When an issue has a strike force put together to address its presence, things have usually gone above and beyond a reasonable level of tolerance. Welcome the Robocalling Strike Force, a coalition of 33 companies, including Microsoft, that have banded together to create a solution to address the number of unwanted, unsolicited, and often illegal automated calls smartphone users have been steadily receiving over the past few years.
For those fortunate enough to have avoided this phenomenon thus far, a Robocall is the often annoying practice enacted by telemarketers, political campaign parties, and debt collectors to use a computerized autodialer to deliver a prerecorded message ad nauseam to an assigned phone number. To take it a step further, some Robocalls attempt to use a personalized message, often created by using the most generic and publicly available information of the recipient to simulate an actual personal phone call.
Beyond toeing a fine line or privacy concerns, most Robocalls are just time wasters and considered real-world auditory spam by most people.
Well, the Robocalling Strike Force, which includes telecom industry heavy hitters such as Apple, LG, U.S. Cellular, Samsung, Nokia, AT&T, Verizon, Google, T-Mobile, Sprint, and even Microsoft, have come together to combat vexatious practice. In a statement released by AT&T’s CEO Randall Stephenson, the mission of the Robocalling Strike Force is outlined:
This strike force will need to take a different approach. If we truly want to deal with this, the entire ecosystem has to work together – carriers, device makers, OS developers, network designers. And don’t forget, regulators and lawmakers have a role to play. We have to come out of this with a comprehensive play book for all of us to go execute. While many people like to portray this as a simple issue to address, it isn’t. These unwanted calls span a wide range. We have calls that are perfectly legal, but unwanted, like telemarketers and public opinion surveyors. At the other end of the spectrum, we have millions of calls that are blatantly illegal. They are violating the Do Not Call registry or, worse, trying to steal your money or identity.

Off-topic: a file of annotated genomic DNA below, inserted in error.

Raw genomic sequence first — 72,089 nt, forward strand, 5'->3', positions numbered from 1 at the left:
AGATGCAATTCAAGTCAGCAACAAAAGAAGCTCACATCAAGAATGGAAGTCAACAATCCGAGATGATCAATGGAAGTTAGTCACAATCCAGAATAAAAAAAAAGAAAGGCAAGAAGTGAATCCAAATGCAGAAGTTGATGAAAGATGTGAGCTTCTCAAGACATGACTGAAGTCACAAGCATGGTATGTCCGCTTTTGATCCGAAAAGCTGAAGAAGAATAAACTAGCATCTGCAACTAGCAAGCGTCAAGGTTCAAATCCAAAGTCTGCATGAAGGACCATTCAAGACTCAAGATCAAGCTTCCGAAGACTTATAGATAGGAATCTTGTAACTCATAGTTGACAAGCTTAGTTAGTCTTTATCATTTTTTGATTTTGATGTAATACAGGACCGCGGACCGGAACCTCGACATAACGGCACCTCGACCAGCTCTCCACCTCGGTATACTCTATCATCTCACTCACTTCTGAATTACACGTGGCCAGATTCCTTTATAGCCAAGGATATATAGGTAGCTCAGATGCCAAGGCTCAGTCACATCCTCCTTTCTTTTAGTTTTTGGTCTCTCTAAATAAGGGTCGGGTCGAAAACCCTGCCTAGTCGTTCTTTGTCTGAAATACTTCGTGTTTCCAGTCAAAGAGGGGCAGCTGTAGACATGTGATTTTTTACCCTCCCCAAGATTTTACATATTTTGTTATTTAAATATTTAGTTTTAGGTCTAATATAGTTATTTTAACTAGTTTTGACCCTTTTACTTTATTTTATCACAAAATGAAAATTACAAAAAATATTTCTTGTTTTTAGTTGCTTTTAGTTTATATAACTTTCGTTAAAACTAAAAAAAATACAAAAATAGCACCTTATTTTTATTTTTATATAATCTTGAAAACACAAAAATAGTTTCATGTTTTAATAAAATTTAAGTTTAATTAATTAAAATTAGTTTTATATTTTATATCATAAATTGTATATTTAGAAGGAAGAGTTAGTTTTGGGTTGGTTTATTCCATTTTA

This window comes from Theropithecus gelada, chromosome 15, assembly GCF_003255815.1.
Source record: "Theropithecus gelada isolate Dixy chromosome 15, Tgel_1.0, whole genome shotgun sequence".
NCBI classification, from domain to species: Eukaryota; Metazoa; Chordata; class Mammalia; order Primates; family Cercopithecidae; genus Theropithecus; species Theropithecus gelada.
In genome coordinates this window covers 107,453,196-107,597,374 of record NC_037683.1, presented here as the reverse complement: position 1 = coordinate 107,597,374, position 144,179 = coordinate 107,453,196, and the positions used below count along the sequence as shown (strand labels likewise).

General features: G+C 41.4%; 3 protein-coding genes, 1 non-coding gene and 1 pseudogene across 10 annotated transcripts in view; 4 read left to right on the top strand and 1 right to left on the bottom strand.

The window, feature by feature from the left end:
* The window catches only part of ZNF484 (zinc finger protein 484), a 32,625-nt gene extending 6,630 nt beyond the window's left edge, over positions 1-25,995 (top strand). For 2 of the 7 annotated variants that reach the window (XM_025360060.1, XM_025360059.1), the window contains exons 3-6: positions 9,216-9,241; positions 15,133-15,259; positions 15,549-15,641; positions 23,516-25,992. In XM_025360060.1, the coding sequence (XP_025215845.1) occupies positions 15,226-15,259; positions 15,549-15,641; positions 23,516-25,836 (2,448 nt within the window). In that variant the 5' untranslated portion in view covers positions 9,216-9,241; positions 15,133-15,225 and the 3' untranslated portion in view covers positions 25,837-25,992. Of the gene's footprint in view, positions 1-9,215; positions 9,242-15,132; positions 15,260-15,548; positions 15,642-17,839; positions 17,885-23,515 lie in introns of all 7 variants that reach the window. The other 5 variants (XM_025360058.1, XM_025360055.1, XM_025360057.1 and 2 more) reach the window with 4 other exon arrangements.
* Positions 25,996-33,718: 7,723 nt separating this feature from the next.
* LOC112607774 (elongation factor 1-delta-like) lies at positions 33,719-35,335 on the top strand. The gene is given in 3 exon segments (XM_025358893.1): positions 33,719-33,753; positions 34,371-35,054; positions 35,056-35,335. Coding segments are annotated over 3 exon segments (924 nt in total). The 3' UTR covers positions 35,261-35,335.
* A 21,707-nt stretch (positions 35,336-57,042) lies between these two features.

Furthermore, Stephenson describes exactly how the first steps of combat will be addressed and applied.
- Conform to VOIP caller ID verification standards as soon as they are made available by the standards-setting groups.
- Adopt, if viable, SS7 solutions associated with VOIP calls.
- Work together with the industry, including every company in this room, along with the standards-setting bodies, to evaluate the feasibility of a “Do Not Originate” list.
- Further develop and implement solutions to detect, assess and stop unwanted calls from reaching customers.
- And finally, facilitate efforts by other carriers to adopt call-blocking technologies on their networks.
The level of commitment and the extent to which the Strike Force sees Robocalling as a serious issue is commended. However, there have been no concrete dates as to when its implementation will begin or carried through announced just yet. To this end, it may be up to users to inform their service providers and their business regulatory bodies know of persistent and ongoing Robocalling issues, to help speed up the Strike Forces’ efforts.
Let us know in the comments, whether or not you’ve been a victim of Robocalling and what, if anything, you’ve done to mitigate it. To see the complete list of the Robocalling Strike Force, visit the press release here.
With greeting of Winbeta.org